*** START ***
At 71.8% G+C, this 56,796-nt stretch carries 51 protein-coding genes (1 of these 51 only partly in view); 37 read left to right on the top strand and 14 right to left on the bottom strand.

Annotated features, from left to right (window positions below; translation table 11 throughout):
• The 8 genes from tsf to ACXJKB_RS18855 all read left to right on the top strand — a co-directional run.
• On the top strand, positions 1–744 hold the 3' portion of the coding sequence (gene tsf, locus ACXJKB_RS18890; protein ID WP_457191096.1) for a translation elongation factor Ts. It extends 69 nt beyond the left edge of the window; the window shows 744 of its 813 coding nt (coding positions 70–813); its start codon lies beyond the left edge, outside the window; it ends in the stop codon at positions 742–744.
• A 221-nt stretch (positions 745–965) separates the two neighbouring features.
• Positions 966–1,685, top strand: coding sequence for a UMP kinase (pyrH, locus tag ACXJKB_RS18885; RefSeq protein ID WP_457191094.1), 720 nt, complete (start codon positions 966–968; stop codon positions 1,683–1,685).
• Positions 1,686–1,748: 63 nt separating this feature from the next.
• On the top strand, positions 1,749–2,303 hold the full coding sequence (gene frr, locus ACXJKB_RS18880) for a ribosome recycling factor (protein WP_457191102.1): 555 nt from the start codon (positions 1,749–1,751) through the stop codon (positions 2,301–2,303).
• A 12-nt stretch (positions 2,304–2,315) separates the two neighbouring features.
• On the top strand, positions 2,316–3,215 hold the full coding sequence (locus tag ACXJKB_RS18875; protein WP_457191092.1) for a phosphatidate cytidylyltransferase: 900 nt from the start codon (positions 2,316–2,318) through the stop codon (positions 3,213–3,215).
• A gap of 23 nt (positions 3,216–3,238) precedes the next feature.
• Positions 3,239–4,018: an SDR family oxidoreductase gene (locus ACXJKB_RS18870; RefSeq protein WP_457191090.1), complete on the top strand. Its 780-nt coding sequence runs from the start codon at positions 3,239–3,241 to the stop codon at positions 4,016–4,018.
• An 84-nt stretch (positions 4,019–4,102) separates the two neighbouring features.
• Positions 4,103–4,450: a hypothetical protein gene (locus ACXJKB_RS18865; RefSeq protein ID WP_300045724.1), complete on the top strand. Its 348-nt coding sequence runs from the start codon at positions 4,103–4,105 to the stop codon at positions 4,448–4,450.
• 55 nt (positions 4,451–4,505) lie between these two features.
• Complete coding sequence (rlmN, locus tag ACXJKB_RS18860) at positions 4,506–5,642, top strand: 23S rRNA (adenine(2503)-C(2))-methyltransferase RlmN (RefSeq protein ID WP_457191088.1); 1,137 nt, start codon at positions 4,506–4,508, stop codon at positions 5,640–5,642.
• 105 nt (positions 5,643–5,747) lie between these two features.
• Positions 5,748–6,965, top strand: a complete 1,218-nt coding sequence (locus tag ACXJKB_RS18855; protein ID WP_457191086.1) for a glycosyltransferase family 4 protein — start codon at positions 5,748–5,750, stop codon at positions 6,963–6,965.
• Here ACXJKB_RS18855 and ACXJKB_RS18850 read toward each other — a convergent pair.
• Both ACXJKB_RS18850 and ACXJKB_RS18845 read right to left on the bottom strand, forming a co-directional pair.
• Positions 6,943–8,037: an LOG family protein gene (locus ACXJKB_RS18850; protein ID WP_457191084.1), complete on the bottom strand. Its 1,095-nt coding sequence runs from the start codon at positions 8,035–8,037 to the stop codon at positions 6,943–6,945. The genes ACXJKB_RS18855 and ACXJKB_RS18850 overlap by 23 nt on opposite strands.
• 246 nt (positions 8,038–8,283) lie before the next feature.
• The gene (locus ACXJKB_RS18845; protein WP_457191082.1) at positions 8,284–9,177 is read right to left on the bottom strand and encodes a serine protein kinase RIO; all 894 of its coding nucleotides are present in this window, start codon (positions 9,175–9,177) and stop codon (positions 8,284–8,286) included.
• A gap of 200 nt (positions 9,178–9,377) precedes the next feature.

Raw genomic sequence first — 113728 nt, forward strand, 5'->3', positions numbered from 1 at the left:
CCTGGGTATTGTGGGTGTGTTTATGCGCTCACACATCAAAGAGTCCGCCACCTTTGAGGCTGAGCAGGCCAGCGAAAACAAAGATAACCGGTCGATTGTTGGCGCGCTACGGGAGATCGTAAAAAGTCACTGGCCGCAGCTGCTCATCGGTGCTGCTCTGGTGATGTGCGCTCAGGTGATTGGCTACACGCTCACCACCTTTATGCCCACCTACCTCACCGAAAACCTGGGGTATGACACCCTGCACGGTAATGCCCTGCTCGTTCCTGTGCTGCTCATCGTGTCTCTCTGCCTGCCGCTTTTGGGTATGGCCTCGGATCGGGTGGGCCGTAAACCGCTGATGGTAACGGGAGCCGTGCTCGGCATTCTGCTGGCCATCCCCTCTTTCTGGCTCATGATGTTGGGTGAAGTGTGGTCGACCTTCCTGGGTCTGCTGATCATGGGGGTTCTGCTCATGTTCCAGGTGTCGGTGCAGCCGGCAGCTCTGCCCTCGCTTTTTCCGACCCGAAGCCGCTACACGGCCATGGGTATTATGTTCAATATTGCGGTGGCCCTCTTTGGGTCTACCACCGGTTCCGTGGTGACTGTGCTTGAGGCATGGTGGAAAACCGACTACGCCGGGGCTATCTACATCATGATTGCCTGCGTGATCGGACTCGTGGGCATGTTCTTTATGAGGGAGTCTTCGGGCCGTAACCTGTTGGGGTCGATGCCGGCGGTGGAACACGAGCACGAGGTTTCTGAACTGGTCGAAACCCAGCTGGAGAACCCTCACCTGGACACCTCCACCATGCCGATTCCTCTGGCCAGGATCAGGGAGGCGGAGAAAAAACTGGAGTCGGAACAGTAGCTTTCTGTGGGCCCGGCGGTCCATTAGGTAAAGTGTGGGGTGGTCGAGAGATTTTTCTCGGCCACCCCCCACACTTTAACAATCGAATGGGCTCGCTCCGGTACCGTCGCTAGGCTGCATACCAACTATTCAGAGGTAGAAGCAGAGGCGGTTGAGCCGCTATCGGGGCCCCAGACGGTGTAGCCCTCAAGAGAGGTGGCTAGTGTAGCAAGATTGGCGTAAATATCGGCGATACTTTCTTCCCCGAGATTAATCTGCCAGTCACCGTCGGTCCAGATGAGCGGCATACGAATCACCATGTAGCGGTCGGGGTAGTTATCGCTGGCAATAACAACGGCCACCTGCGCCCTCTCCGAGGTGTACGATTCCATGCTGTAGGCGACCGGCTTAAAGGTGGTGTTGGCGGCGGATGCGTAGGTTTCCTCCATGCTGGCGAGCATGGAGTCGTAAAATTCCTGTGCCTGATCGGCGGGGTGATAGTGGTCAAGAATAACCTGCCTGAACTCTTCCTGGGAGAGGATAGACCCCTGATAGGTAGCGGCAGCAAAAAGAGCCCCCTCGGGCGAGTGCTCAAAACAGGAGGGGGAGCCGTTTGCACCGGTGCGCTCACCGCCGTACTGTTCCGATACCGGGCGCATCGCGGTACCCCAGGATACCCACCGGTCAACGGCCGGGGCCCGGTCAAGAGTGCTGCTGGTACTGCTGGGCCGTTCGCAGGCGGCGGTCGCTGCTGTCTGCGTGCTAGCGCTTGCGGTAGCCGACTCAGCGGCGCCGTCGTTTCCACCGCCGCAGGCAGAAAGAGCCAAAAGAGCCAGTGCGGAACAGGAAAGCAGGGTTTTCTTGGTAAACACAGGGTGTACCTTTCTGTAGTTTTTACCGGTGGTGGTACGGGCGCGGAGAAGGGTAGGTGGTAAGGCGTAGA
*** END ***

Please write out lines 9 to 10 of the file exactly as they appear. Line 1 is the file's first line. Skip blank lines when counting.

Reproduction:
• A 12-nt stretch (positions 2,304–2,315) separates the two neighbouring features.
• On the top strand, positions 2,316–3,215 hold the full coding sequence (locus tag ACXJKB_RS18875; protein WP_457191092.1) for a phosphatidate cytidylyltransferase: 900 nt from the start codon (positions 2,316–2,318) through the stop codon (positions 3,213–3,215).